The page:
After a hugely successful launch on the film festival circuit, Australian film Acute Misfortune is now available to stream exclusively on Stan.
Based on the award-winning biography of Archibald Prize winner Adam Cullen by Erik Jensen, the founding editor of The Saturday Paper, the acclaimed film is a bold, layered depiction of the relationship between the biographer and his subject.
The debut feature of Thomas M. Wright (The Unknown Man, Barkskins, Top of the Lake), from a screenplay by Jensen and Wright, Acute Misfortune is produced by Arenamedia, Plot Media and Blackheath Film, and features AACTA Best Actor winner Daniel Henshall (Defending Jacob, Bloom, Snowtown) as Adam Cullen and with a breakout performance by Toby Wallace (Babyteeth, The Society, Romper Stomper) as Jensen.
Acute Misfortune was named one of the best films of the year by The Monthly and Screen Daily and was the recipient of The Age Critics Award at the Melbourne International Film Festival. It was acclaimed by The Guardian, in a five-star review, as “The best Australian Bio-Pic since Chopper” and was named the best Australian film of 2019 and later named one of The Guardian’s “10 Best Australian Films of the decade 2010-2020”. The Hollywood Reporter called it “One of the year’s most striking and accomplished directorial debuts.” The score by Evelyn Ida Morris was the only feature score to receive an ARIA nomination.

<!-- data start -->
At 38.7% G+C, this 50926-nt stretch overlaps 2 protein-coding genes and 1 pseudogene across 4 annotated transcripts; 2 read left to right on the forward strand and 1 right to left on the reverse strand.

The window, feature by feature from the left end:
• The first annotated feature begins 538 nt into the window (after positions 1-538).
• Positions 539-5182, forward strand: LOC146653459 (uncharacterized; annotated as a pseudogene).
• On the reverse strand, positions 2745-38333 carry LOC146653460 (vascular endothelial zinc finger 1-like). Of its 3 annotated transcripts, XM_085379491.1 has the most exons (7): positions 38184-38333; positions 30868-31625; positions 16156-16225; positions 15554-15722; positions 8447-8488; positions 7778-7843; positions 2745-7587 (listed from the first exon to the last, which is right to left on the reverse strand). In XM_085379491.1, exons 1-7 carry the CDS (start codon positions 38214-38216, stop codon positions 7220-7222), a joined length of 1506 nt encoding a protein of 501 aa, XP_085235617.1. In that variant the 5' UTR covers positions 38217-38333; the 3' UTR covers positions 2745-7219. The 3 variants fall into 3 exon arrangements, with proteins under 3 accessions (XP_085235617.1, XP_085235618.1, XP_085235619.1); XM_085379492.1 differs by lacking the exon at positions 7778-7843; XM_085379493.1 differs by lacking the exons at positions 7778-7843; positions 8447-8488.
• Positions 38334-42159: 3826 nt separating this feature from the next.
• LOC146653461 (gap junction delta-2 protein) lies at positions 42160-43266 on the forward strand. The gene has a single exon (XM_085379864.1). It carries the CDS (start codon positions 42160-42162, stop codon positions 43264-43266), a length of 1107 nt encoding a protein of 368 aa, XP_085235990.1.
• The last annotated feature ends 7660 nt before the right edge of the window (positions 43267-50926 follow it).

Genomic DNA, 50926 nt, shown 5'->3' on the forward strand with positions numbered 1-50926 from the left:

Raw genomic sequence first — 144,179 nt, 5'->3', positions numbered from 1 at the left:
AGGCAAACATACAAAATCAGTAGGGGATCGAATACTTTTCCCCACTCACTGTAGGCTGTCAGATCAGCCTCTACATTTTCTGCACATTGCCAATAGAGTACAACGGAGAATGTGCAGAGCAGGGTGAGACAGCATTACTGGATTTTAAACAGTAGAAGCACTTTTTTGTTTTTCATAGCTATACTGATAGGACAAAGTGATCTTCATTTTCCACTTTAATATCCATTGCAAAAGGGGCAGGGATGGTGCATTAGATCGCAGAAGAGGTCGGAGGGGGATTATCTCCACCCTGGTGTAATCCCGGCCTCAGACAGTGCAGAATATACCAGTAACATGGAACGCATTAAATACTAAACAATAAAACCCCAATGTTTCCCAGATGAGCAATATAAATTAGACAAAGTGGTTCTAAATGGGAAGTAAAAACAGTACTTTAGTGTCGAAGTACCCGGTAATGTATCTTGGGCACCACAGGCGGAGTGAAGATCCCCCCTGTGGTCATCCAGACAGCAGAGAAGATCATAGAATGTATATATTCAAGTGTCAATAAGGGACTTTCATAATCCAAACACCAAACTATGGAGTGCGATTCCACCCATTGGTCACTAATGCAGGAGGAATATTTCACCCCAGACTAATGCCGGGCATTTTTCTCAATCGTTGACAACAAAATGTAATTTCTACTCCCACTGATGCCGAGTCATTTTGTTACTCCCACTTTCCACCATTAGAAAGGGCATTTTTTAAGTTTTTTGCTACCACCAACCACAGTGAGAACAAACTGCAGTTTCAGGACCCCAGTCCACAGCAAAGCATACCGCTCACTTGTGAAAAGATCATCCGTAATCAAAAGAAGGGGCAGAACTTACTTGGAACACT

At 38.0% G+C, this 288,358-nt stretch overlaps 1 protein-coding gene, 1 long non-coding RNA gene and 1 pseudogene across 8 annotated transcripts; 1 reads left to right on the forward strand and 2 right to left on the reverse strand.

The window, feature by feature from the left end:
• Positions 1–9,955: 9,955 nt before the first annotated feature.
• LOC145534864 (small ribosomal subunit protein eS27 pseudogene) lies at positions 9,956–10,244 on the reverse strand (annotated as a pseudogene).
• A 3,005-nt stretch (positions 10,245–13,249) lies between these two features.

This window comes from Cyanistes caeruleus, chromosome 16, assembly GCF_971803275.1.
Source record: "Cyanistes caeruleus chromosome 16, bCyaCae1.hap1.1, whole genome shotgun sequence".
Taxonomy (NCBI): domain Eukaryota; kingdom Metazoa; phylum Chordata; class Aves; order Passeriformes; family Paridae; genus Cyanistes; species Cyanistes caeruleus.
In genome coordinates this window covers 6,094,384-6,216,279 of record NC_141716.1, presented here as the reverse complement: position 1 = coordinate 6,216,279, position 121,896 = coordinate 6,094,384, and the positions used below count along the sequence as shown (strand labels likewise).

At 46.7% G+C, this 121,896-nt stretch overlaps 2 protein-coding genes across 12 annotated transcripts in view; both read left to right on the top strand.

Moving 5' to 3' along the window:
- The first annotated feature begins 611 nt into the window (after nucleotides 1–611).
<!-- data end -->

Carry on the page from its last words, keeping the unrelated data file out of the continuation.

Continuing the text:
Erik Jensen was an ambitious nineteen-year-old journalist at the Sydney Morning Herald when he was commissioned to write a profile of the painter Adam Cullen, the most prominent painter of his generation, who at forty-two was the youngest ever subject of a career retrospective at the Art Gallery of New South Wales. After reading the article, Cullen invited Jensen to write his biography.
Jensen spent four years on and off with Cullen until his death at the age of 46. This is the story of their increasingly claustrophobic relationship. Cullen lied to Jensen, shot him and threw him from a motorbike. Acute Misfortune reveals an iconic artist and an acclaimed journalist in unsparing detail. It is a film about acclaim and identity; theft and the commerce of theft, the instability of lies and the consequences of a flawed contract; and about coming through an abusive relationship to find meaning in its wake.